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Appendix to report 4: country reports CANADA PDF Print E-mail
Written by Administrator   
Thursday, 18 March 2010 00:00

CANADA

1 General information

Location:
Northern North America, bordering the North Atlantic Ocean on the east, North Pacific Ocean on the west, and the Arctic Ocean on the north, north of the conterminous US

Area:
9,984,670 sq km

Land boundaries/coastline:
8,893 km/ 202,080 km

Border countries:
US 8,893 km (includes 2,477 km with Alaska)

Population:
33,212,696 (July 2008 est.)

Age structure:
0-14 years: 16.3% (male 2,780,491/female 2,644,276)
15-64 years: 68.8% (male 11,547,354/female 11,300,639)
65 years and over: 14.9% (male 2,150,991/female 2,788,945) (2008 est.)

Administrative divisions:
10 provinces and 3 territories

GDP (purchasing power parity):
$773 billion (2007 est.)

GDP ((official exchange rate):
$908.8 billion (2007 est.)

GDP- per capita:
$37,300 (2007 est.) (CIA The World Factbook)

Drug research
There are many researchers spread over several University Departments and there are specialised centres for addiction research in Canada (Centre for Addiction and Mental Health and the Centre for Addiction Research of British Colombia).

Main drug-related problems
The main drug related problems in Canada are production, trafficking and consumption (mainly of cannabis and ecstasy). Canada produces cannabis with developed technologies for its domestic drug market and export to the US. Canada has an increasing ecstasy production.

2 Drug problems

2.1 Drug supply

2.1.1 Production
Canada is not an important drug producing country. An exception may be made for the production of ecstasy.

2.1.2 Trafficking

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1 $1=€0.706172. Exchange rate 17 December 2008.


2.1.3 Retail/Consumption
No data found on retail and consumption.

2.2 Drug Demand

2.2.1 Experimental/recreational drug users in the general population

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Among youth cannabis is the most frequently used illegal drug during lifetime (61.4), followed by hallucinogens (16.4%), then cocaine (12.5%), ecstasy (11.9%), speed (9.8%) and inhalants (1.8%).

Young people use more illegal drugs than adults. The use of any of 5 illegal drugs (24.2% versus 15.2%) and any of 6 illegal drugs (62.1% versus 42.3%).

Studies show “(…) that crack use has become increasingly prevalent in street drug-use populations across Canada in the past ten years although considerable local differences exist.” (Canadian Centre on Substance Abuse, 2006).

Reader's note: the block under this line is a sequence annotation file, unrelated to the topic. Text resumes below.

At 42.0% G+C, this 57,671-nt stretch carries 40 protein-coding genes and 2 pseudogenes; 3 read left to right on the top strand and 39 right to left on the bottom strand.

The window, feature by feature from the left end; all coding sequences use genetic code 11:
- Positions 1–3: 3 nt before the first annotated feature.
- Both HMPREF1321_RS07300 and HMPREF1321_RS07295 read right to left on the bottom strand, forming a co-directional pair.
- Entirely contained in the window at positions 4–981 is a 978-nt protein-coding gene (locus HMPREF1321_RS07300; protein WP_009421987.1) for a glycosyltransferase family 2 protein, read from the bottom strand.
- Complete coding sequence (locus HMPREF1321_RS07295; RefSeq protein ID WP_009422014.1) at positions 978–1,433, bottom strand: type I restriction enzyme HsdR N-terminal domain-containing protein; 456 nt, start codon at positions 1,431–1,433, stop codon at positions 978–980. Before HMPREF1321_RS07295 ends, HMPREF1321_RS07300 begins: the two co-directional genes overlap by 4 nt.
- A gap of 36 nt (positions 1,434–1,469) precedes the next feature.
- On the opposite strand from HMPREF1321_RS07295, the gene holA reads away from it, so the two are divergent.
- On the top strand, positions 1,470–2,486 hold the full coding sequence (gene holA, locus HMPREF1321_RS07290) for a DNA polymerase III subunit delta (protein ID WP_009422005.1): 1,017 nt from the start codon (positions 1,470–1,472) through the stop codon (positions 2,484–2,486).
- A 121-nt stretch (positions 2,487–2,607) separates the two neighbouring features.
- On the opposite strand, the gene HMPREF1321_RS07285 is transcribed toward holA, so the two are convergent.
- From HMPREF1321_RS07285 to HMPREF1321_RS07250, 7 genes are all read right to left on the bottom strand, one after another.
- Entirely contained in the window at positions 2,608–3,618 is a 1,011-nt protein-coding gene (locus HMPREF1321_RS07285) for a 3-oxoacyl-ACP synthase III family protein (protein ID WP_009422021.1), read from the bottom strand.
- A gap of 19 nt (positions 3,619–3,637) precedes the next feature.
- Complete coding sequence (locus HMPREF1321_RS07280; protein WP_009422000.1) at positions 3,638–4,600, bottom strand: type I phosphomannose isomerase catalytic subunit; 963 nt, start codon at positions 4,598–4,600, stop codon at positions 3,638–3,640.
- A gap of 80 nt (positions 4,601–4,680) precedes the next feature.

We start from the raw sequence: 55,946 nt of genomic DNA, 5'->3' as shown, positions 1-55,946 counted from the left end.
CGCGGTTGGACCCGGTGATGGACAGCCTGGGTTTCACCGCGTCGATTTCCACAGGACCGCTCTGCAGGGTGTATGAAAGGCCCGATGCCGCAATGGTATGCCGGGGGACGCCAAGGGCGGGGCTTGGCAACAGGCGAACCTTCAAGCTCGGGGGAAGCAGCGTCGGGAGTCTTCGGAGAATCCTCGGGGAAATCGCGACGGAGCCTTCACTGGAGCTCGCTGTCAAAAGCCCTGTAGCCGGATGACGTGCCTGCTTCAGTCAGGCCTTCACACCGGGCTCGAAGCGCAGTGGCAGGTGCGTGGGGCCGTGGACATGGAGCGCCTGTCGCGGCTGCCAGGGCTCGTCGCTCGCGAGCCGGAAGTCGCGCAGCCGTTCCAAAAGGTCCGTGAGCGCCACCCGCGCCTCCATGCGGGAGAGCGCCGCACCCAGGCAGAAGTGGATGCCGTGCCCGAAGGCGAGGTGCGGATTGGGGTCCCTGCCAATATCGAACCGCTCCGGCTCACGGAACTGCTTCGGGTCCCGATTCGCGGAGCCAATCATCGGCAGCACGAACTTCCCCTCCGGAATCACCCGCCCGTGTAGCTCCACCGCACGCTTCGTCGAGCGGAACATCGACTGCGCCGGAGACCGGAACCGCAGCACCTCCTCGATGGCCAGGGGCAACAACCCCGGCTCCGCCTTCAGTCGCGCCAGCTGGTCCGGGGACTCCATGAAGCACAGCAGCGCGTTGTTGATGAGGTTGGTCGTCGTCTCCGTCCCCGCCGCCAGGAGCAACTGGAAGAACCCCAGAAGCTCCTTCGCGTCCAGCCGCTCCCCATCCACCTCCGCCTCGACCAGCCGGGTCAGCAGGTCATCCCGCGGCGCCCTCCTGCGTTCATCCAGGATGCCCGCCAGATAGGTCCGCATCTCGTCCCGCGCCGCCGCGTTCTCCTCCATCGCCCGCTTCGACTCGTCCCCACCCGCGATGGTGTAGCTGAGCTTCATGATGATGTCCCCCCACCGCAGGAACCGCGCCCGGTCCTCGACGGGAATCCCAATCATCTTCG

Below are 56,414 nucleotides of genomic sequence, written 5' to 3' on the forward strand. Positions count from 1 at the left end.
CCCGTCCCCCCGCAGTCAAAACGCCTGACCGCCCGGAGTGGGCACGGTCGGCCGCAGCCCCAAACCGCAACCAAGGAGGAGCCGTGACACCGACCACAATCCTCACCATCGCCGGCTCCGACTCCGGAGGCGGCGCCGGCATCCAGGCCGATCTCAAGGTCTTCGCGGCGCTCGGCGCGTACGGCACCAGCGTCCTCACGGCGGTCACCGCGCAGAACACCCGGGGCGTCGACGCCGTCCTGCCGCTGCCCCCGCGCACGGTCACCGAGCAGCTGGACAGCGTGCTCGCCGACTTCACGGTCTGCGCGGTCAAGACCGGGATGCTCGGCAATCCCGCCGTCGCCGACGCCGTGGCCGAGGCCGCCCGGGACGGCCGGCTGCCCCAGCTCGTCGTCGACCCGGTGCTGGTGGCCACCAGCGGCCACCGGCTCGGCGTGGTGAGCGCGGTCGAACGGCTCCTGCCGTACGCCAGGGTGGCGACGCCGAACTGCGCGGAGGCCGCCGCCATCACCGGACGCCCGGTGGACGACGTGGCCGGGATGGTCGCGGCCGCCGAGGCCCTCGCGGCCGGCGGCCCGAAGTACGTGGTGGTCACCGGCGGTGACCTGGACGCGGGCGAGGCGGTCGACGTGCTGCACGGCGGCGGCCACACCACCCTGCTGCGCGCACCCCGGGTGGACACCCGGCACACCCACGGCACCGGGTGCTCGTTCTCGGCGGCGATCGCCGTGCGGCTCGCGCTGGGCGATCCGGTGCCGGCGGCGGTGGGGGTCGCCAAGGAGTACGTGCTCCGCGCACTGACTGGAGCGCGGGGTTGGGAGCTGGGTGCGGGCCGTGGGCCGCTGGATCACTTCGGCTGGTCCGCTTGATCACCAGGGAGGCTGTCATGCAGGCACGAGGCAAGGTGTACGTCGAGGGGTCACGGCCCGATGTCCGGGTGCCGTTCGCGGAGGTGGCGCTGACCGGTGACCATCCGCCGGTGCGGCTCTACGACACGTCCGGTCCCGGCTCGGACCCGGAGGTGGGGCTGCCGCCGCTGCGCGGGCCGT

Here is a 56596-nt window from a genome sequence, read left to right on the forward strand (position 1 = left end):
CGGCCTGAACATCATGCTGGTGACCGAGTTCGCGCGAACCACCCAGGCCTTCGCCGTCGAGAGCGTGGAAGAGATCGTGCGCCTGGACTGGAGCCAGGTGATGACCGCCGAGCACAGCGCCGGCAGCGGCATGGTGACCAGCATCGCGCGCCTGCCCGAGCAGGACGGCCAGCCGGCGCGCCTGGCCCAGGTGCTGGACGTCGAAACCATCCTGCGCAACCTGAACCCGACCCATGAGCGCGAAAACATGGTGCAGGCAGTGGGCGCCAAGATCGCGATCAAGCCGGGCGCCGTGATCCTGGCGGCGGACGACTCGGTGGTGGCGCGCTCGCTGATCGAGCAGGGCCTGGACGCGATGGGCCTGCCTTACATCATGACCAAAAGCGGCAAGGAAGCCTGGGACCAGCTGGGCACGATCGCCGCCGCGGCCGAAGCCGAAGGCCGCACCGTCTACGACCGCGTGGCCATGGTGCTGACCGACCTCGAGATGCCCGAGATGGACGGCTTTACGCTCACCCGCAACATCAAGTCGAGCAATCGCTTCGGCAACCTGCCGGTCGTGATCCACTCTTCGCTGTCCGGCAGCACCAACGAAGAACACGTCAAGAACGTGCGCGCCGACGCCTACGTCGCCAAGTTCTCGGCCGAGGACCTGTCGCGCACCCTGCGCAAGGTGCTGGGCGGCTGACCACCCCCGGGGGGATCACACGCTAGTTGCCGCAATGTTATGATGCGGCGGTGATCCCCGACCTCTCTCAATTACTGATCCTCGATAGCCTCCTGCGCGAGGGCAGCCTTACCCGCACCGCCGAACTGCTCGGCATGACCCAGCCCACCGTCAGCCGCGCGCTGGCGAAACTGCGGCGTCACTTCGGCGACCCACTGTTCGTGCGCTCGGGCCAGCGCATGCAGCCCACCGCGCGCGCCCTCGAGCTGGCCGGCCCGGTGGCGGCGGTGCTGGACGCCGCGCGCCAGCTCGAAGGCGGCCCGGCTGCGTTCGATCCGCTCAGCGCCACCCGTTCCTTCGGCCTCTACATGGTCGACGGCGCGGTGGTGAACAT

2.2.2 Problematic drug users/chronic-frequent drug users
There are no data on the number of problem drug users in the general population. A national expert survey suggested that there were more than 80,000 opioid users in Canada in 2003 (Popova et al., 2006).

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The number of IDUs in Canada (over the total population in 1999 of some 31 million) is estimated to range from 50,000 to 90,000 and has varied little throughout the last decade (Fischer et al., 2000).

In 2000-2001 there were an estimated 125,000 injection drug users in Canada, most of whom were using heroin and cocaine (Fischer et al., 2000).

The substantial difference is probably due to differences in methodology (expert’s comments).

No data found on the number of injecting drug users among younger people (< 20 years).

2.3 Drug related Harm

2.3.1 HIV infections and mortality (drug related deaths)

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For 2006 it was estimated that 13.4% (2.9% - 23.8%) of 286,987 people who inject drugs (range 220,690 – 375,173) were infected with HIV.

Around 2000 HIV among injection drug users was increasing dramatically, with Vancouver having the highest rate in North America (Canadian Foundation for Drug Policy, 2001).

Public Health Agency of Canada, 2008: 5,465 cumulative adult HIV-positive test reports of injecting drug users (end of June 2007). The proportion of adult HIV-positive tests attributed to IDU has gradually decreased from 24.6% in 2001 to 19.3% in 2006 (Public Health Agency of Canada, 2008).

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The estimated number of new HIV infections among IDU is 350-650 in 2005. The number of new HIV infections among people who inject drugs (IDU) appears to be decreasing overall. (Public Health Agency of Canada, 2008).

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2.3.2 Drug related crime or (societal) harm
The long term trend in the number of police-reported drug offences has remained stable over the past 15 years. It must be noted that trends in drug offences are directed influenced by levels of police enforcement (Tremblay, 1999).